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The Rev. Dr. William H. Willimon The Rev. Dr. William H. Willimon

The Rev. Dr. William H. Willimon is Professor of the Practice of Christian Ministry at The Divinity School, Duke University. He retired after serving eight years as Bishop of the North Alabama Conference of The United Methodist Church.

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Bishop Will Willimon: Three Signs of a Miserable Job

June 01, 2010

Every person who joins the North Alabama Cabinet ... reads a book that has revolutionized our ministry of oversight: Marcus Buckingham's First Break All the Rules. Now Mike Stonbraker has had the Cabinet read a related book, Patrick Lencioni's Three Signs of a Miserable Job. Miserable jobs share three things: Anonymity, Irrelevance and Immeasurement.

Anonymity

Fulfillment of any job requires being known by the management. "All human beings need to be understood and appreciated for their unique qualities by someone in a position of authority." (p.221) The Cabinet has learned that following up with responses on our weekly Dashboard reports is one way we can show that no one is just blending into the system. It is pertinent for us to make sure all our pastors are aware that those of us who are in the ministry of oversight know them, down deep, and that we know the challenges they are tackling.

Irrelevance

Lencioni defines irrelevance as knowing that your job matters. This is one of the greatest stresses of being a pastor. Many times we do not see the finished product. "It's so ridiculously clear, and yet almost none of the managers out there take the time to help their people understand that their jobs matter to someone! (p.133)

DS's must never require pastors to do "busy work" or to attend meaningless meetings. "If a manager has any responsibility in the world, it's to help people understand why their work matters. If they don't think that's their role, then they're the ones who don't deserve their job." (p.134). Much of what we do may not have effect for years to come. How one impacts another's soul may never be known except by God. So this brings us to the final stage.

Immeasurment

For Lencioni this is focused more on an individual gauge of measurement than overall corporate gauging. We can set up the benchmarks, but there still has to be a personal sense of measuring success and accomplishment. "...if a person has no way of knowing if they're doing a good job, even if they're doing something they love, they get frustrated." (p.128). He goes on to say that it is all about feedback. Buckingham says, "people don't change that much. Don't waste time trying to put in what was left out. Try to draw out what was left in. That's hard enough." (p.79) No pastor excels in every area of ministry. "Are all apostles? Are all prophets? Are all teachers?...but covet earnestly the best gifts." (1 Corinthians 12:29 and 31) We must help pastors measure those areas that are important for the life of the church and areas in which a pastor excels.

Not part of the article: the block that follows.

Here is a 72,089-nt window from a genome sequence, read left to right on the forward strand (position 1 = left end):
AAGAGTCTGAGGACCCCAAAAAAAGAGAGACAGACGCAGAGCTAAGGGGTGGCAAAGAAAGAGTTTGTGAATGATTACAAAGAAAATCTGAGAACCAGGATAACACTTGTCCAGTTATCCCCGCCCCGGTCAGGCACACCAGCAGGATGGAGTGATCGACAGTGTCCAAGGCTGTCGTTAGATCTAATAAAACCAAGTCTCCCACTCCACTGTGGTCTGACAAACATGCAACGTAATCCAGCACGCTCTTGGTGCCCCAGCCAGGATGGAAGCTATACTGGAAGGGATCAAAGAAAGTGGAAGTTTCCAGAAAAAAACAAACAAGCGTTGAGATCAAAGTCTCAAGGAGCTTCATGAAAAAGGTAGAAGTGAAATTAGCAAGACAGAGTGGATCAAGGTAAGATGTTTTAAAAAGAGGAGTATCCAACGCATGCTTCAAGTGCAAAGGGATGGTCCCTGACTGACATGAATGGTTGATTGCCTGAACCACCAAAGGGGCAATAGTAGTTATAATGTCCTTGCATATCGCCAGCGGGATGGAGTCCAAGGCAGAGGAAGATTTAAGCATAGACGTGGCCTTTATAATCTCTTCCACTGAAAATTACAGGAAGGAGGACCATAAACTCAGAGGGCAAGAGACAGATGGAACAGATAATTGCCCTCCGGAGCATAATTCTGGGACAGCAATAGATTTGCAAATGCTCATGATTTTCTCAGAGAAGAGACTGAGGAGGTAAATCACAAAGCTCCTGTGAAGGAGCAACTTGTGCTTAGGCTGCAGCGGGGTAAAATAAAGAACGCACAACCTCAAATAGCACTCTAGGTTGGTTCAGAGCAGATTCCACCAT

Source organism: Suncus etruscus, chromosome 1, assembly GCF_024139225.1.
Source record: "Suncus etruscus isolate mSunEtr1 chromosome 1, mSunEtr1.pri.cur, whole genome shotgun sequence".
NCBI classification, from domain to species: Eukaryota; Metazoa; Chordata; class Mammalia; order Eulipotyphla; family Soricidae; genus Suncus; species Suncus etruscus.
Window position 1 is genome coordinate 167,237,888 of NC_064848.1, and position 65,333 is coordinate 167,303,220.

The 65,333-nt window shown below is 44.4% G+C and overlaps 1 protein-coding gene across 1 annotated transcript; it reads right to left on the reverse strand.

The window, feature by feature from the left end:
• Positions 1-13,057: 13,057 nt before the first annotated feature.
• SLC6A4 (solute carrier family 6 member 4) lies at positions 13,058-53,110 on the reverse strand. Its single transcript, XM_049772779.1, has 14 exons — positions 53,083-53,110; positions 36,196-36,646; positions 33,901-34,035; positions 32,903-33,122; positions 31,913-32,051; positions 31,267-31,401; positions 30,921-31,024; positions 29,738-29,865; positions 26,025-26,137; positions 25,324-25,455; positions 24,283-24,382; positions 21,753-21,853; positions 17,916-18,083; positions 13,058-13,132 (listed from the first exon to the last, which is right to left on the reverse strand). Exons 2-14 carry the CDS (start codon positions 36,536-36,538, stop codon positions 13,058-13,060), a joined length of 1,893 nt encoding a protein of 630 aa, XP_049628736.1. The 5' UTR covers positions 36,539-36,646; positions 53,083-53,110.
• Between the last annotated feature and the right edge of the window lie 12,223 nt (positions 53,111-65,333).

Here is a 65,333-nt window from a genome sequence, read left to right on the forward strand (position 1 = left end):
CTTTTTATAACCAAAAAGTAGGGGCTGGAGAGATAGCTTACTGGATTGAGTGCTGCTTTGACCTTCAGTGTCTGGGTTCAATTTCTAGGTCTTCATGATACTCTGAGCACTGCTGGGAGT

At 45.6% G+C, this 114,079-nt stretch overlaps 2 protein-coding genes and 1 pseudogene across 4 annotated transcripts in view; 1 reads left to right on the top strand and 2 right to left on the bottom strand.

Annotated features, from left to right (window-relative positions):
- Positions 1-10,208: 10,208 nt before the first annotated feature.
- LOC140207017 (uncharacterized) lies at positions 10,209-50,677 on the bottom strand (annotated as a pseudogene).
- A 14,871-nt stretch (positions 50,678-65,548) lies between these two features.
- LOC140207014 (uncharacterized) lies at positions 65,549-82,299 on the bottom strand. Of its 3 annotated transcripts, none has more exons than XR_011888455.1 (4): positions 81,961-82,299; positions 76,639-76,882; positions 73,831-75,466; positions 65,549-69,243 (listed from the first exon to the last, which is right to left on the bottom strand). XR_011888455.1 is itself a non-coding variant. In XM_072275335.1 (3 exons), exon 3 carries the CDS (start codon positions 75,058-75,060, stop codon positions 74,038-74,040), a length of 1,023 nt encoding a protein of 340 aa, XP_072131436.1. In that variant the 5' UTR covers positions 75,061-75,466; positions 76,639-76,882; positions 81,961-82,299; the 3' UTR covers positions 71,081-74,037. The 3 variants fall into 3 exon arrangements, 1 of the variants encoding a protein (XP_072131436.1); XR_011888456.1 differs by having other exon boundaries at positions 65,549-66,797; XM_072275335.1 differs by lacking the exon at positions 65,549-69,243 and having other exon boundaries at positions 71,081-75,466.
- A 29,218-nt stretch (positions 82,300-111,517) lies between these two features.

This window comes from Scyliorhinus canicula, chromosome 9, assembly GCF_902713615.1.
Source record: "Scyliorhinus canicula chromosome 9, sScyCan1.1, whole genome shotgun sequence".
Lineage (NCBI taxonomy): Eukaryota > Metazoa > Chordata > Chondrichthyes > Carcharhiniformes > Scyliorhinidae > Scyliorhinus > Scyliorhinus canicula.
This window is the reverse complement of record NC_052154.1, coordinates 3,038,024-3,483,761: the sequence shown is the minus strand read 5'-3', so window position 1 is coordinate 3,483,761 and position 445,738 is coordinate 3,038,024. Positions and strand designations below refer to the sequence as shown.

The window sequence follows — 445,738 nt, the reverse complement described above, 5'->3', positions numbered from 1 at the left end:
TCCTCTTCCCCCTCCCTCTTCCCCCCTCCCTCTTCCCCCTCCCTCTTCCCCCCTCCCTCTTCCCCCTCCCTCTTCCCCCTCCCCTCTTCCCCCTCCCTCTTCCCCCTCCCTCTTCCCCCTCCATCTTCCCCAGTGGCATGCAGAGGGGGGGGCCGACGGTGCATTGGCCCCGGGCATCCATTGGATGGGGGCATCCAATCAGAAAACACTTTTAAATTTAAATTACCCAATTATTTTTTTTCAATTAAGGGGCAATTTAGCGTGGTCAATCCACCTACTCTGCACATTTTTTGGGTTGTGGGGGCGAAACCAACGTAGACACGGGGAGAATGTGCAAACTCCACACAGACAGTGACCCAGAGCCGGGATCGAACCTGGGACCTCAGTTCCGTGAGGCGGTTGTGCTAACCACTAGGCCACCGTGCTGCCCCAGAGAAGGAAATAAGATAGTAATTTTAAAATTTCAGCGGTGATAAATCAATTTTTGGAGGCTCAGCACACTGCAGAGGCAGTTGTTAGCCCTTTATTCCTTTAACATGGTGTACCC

Measurement is necessary for accountability. Immeasurement robs pastors of the joy of saying, "God did that through me," and "I am going to improve in this area and measurement will confirm when I improve." "Because people who aren't good at their jobs don't want to be measured, because then they have to be accountable for something. Great employees love that kind of accountability. They crave it. Poor ones run away from it." (p.131)

Mike Stonbraker says that after reading Lencioni he, as a District Superintendent, was led to ask some self-assessment questions that might help our pastors to have more fulfilling ministries: Do I really know my people? Do they know how their work impacts, and how? Do they know how to assess their own progress and success?

Through the North Alabama Conference Dashboard and other changes in the way we are working, those of us in the ministry of oversight can be used by God to make ministry more fulfilling for all our pastors.

Will Willimon

[Taken with permission from "A Message from Bishop Will Willimon," May 31, 2010. North Alabama Conference of the United Methodist Church.]

 


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